Recently, I drove from Santa Fe, New Mexico to New Orleans, Louisiana. Let me tell you what I saw on this trip. I saw Texas, and lots of it.
And in case you didn't know it, when you cross the border into Texas, you are entering Kolache Country.
In case you've never had the pleasure of eating a kolache, or if you don't in fact know what they are, please, allow me to briefly educate you.
Kolache, which may also be spelled kolace, kolach, or kolacky, is a light, pillowy yeasted pastry which is only lightly sweet, and is filled in the middle with a dollop of any number of different fillings, from poppyseed to apricot to cherry to fig to chocolate or cream cheese. The kolache is Eastern European in descent. I hear that in Europe it originated as a wedding dessert. They traveled to the US with Czech immigrants, who started moving to Texas in a big way in the early to mid 1800s. It seems to have been one of those things where a small group came first and promoted the opportunities stateside in a big way for friends and family back home, which led to more immigration. The kolache of course evolved and adapted once it got to Texas. For one thing, rather than a wedding treat, based on my Texas observations, they're primarily an A.M. treat.
I'll pause now to ask: want a kolache recipe? This one, on Homesick Texan, looks mighty fine to me. But really, you should get yourself to Kenner's.
It was just after noon when we pulled in to Kenner's Kolaches in Arlington, Texas, but we hadn't eaten yet so this was breakfast, making it still a valid A.M. treat.
Kenner's has been making kolaches since the mid-1980s, but it's so old-school that I wouldn't have been surprised to hear they'd been at it since 1947. I say this as a compliment.
When you enter Kenner's, you'll be assaulted (but in a good way) by a warm, yeasty smell. You will want to live in that smell.
The two employees were so friendly, possibly owing to the fact that for several hours a week, they do live in that smell. They were happy to explain everything in the bakery case.
First, the kolache. They had them in a myriad of flavors: apple, apricot, bavarian cream, blueberry, cherry, cream cheese, strawberry, strawberry cream cheese, peach, poppyseed, and raspberry. They were described as pie filling-esque, "but good stuff".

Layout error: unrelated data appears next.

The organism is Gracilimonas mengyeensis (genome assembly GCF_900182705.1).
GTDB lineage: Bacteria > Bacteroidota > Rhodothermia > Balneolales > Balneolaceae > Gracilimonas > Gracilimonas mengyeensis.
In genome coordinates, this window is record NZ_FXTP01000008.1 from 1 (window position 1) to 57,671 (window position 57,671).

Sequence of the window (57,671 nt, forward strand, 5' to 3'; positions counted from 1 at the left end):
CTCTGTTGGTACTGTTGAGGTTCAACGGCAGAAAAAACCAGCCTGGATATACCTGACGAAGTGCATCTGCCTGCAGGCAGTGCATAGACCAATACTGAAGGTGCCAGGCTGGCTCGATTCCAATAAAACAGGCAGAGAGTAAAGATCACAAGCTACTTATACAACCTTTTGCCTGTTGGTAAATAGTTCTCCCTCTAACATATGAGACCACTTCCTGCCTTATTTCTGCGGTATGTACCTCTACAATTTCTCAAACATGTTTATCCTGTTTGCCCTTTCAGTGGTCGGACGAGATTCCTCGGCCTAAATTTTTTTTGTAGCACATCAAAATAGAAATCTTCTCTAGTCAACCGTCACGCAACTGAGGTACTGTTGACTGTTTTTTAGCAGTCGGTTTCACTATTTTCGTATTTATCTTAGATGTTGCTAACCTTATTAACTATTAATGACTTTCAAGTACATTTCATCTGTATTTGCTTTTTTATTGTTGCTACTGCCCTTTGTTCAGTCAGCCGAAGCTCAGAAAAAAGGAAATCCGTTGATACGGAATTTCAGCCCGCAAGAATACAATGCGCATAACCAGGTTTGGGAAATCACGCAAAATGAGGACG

Their kolaches are like eating clouds. If clouds were light as air but also stuffed with stuff. You inhale, and it's practically gone. But they're so good. Two is better than one for sure.
They also have some savory kolaches, including sausage, bacon and cheese, and the related (in that it uses the same dough but is presented pig in a blanket style) sausage roll.
Rounding out the offerings? Cinnamon rolls ("best in town!"), and Danish Melt-a-Ways.
Let me take a moment to tell you about the melt-a-way. If I were pressed to describe them, I'd say they're like a morning bun on buttercream-laced crack. I told myself as I took the first bite "only eat half. pace yourself for other sweets." Yeah right. I inhaled that thing, with my only regret being that it was gone so fast. This is like a down-home version of what I imagine a cronut would taste like--flaky, creamy, delicious. And in this case, glazed.
They also had some pastry thingies (I know! I get paid to write!) in the case with rainbow sprinkles. "It's an experiment" said the employee, who said that she'd made them with leftover cinnamon roll dough and put sprinkles on to entice children. "It's to discourage them from using the d-word."
The d-word? I was confused. She whispered, conspiritorially, "doughnut". And that was that--subject closed.
There are no doughnuts on site or in sight here. But once your mouth is full of kolache, I donut think you'll care too much.
Kenner's Kolache Bakery, 2812 South Cooper, Arlington TX. Online here.